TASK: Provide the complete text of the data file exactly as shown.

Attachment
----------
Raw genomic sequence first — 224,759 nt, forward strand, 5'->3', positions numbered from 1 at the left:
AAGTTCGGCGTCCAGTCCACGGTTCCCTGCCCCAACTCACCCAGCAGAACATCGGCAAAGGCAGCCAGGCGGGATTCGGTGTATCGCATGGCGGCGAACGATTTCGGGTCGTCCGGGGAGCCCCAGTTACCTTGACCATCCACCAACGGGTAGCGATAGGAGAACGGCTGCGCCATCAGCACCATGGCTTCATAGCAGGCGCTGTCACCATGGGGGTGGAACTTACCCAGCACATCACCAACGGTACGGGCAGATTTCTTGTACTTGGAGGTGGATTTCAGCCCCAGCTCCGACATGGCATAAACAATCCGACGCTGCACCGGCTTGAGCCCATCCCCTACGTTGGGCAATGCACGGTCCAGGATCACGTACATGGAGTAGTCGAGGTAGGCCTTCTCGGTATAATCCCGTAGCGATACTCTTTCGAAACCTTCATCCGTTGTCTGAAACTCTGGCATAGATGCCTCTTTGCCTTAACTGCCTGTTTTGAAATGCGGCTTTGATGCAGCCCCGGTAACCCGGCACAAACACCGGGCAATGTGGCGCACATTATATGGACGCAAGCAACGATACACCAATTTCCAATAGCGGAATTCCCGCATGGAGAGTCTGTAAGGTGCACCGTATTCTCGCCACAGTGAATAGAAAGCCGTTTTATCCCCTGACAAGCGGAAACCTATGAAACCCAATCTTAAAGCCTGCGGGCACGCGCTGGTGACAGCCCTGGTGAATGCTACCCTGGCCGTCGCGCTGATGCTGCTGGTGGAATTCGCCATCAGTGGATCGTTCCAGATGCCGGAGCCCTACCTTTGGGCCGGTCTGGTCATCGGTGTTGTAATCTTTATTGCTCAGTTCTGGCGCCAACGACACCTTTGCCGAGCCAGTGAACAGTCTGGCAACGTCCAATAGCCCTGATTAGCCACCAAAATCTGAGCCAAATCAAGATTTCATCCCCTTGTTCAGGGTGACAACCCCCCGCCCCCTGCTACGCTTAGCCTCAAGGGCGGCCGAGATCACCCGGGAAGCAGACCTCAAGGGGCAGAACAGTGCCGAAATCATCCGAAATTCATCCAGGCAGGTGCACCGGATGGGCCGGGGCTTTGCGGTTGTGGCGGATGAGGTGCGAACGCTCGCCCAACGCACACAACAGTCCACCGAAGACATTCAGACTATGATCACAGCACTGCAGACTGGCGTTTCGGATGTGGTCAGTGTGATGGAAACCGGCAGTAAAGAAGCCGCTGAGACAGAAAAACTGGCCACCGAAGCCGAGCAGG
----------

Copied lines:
Raw genomic sequence first — 224,759 nt, forward strand, 5'->3', positions numbered from 1 at the left:
AAGTTCGGCGTCCAGTCCACGGTTCCCTGCCCCAACTCACCCAGCAGAACATCGGCAAAGGCAGCCAGGCGGGATTCGGTGTATCGCATGGCGGCGAACGATTTCGGGTCGTCCGGGGAGCCCCAGTTACCTTGACCATCCACCAACGGGTAGCGATAGGAGAACGGCTGCGCCATCAGCACCATGGCTTCATAGCAGGCGCTGTCACCATGGGGGTGGAACTTACCCAGCACATCACCAACGGTACGGGCAGATTTCTTGTACTTGGAGGTGGATTTCAGCCCCAGCTCCGACATGGCATAAACAATCCGACGCTGCACCGGCTTGAGCCCATCCCCTACGTTGGGCAATGCACGGTCCAGGATCACGTACATGGAGTAGTCGAGGTAGGCCTTCTCGGTATAATCCCGTAGCGATACTCTTTCGAAACCTTCATCCGTTGTCTGAAACTCTGGCATAGATGCCTCTTTGCCTTAACTGCCTGTTTTGAAATGCGGCTTTGATGCAGCCCCGGTAACCCGGCACAAACACCGGGCAATGTGGCGCACATTATATGGACGCAAGCAACGATACACCAATTTCCAATAGCGGAATTCCCGCATGGAGAGTCTGTAAGGTGCACCGTATTCTCGCCACAGTGAATAGAAAGCCGTTTTATCCCCTGACAAGCGGAAACCTATGAAACCCAATCTTAAAGCCTGCGGGCACGCGCTGGTGACAGCCCTGGTGAATGCTACCCTGGCCGTCGCGCTGATGCTGCTGGTGGAATTCGCCATCAGTGGATCGTTCCAGATGCCGGAGCCCTACCTTTGGGCCGGTCTGGTCATCGGTGTTGTAATCTTTATTGCTCAGTTCTGGCGCCAACGACACCTTTGCCGAGCCAGTGAACAGTCTGGCAACGTCCAATAGCCCTGATTAGCCACCAAAATCTGAGCCAAATCAAGATTTCATCCCCTTGTTCAGGGTGACAACCCCCCGCCCCCTGCTACGCTTAGCCTCAAGGGCGGCCGAGATCACCCGGGAAGCAGACCTCAAGGGGCAGAACAGTGCCGAAATCATCCGAAATTCATCCAGGCAGGTGCACCGGATGGGCCGGGGCTTTGCGGTTGTGGCGGATGAGGTGCGAACGCTCGCCCAACGCACACAACAGTCCACCGAAGACATTCAGACTATGATCACAGCACTGCAGACTGGCGTTTCGGATGTGGTCAGTGTGATGGAAACCGGCAGTAAAGAAGCCGCTGAGACAGAAAAACTGGCCACCGAAGCCGAGCAGG